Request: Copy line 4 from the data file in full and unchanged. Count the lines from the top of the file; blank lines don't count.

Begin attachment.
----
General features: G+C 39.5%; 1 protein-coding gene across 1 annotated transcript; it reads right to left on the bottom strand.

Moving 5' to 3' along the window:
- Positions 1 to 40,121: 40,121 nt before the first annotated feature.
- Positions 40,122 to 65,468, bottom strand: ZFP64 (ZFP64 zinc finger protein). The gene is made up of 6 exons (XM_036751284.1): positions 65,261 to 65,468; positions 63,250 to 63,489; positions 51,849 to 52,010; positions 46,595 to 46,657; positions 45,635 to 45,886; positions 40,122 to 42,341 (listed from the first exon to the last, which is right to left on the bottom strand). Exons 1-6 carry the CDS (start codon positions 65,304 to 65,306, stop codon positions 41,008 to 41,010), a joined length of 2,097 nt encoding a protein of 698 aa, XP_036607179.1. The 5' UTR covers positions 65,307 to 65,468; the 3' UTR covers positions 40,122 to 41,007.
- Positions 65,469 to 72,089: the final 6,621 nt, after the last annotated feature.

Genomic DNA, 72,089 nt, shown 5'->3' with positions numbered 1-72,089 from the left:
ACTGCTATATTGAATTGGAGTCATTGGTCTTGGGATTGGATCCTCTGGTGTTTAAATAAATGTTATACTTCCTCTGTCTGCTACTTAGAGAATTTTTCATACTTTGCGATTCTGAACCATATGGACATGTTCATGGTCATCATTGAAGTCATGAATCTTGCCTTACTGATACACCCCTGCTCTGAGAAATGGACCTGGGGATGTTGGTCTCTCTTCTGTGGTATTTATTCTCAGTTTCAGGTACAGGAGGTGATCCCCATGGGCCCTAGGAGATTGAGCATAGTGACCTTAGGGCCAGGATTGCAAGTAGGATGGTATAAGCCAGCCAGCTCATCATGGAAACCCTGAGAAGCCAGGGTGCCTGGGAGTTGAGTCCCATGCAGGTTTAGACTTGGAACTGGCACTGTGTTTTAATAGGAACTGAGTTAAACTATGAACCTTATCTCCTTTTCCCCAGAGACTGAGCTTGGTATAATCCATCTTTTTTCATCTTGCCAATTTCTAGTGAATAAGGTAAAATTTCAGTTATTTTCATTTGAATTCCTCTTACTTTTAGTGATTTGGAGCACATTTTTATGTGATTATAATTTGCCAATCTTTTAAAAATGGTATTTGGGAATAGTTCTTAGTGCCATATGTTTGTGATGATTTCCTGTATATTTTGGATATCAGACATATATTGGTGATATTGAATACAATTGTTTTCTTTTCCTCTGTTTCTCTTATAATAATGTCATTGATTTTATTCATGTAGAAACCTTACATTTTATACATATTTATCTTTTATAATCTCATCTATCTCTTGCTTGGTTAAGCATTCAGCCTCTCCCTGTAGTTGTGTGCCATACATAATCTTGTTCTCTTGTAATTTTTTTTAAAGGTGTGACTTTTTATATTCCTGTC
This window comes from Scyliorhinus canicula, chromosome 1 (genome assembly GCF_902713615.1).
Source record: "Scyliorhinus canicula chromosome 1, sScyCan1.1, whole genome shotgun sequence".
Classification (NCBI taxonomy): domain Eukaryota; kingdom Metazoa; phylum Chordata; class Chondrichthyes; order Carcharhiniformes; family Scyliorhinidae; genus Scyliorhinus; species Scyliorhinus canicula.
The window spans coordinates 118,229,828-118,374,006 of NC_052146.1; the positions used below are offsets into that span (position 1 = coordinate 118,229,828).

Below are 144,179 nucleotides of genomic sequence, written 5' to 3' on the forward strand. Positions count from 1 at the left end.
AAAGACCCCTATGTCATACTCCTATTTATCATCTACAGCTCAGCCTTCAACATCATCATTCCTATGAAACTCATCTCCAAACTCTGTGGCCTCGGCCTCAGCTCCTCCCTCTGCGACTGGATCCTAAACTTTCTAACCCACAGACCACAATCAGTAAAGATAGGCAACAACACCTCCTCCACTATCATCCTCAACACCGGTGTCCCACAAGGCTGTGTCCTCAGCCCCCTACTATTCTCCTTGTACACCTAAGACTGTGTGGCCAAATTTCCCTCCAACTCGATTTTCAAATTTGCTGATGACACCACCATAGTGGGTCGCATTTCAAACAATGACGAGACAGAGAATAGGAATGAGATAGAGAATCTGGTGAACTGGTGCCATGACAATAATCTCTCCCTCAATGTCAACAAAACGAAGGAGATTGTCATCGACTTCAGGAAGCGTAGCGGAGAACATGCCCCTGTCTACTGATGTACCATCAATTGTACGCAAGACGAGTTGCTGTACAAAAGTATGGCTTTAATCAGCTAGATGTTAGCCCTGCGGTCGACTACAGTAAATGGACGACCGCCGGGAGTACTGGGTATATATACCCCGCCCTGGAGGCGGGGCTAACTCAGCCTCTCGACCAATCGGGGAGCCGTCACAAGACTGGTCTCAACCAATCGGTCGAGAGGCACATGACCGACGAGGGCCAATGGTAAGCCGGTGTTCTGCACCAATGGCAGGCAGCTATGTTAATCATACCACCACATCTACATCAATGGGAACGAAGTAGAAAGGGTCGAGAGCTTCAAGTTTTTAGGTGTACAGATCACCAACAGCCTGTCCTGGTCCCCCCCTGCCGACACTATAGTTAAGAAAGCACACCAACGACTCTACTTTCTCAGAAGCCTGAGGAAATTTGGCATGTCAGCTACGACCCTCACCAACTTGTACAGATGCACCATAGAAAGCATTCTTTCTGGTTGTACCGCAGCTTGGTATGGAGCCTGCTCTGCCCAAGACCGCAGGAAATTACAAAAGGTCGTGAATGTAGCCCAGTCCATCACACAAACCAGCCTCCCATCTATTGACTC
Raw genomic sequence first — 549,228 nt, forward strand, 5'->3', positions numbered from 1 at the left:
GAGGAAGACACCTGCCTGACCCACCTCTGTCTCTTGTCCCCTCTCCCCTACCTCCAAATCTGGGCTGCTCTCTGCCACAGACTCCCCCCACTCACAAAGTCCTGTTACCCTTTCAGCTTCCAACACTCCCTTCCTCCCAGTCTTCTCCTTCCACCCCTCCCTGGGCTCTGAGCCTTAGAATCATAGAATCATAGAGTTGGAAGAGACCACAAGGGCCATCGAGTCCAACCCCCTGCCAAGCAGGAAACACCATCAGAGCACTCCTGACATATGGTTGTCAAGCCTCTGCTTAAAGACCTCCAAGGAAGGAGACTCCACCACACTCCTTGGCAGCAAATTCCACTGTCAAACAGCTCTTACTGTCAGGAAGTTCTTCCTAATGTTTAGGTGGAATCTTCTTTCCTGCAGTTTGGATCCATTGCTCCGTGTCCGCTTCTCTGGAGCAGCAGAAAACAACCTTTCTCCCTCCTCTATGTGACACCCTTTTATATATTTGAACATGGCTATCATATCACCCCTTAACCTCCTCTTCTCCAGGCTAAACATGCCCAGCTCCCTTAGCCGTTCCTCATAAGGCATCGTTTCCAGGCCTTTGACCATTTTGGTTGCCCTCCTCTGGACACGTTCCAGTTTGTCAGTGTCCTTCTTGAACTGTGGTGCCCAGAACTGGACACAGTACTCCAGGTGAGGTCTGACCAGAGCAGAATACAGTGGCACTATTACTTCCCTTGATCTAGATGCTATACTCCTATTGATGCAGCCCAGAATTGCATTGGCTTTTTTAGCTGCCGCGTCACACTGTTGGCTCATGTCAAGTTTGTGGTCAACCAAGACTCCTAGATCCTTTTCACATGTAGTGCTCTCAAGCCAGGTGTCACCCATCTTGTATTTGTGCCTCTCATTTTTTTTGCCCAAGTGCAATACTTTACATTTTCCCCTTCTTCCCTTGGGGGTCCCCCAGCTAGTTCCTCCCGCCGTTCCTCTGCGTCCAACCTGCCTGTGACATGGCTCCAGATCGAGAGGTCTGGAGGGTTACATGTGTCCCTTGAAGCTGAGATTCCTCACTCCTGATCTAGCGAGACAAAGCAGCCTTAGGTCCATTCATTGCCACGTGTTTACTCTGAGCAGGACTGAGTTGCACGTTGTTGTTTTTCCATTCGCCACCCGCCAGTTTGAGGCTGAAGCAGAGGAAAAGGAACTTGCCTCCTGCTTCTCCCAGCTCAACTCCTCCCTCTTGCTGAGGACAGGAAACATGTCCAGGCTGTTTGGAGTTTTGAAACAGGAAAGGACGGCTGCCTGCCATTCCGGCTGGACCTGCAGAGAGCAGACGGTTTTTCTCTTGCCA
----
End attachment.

- Positions 40,122 to 65,468, bottom strand: ZFP64 (ZFP64 zinc finger protein). The gene is made up of 6 exons (XM_036751284.1): positions 65,261 to 65,468; positions 63,250 to 63,489; positions 51,849 to 52,010; positions 46,595 to 46,657; positions 45,635 to 45,886; positions 40,122 to 42,341 (listed from the first exon to the last, which is right to left on the bottom strand). Exons 1-6 carry the CDS (start codon positions 65,304 to 65,306, stop codon positions 41,008 to 41,010), a joined length of 2,097 nt encoding a protein of 698 aa, XP_036607179.1. The 5' UTR covers positions 65,307 to 65,468; the 3' UTR covers positions 40,122 to 41,007.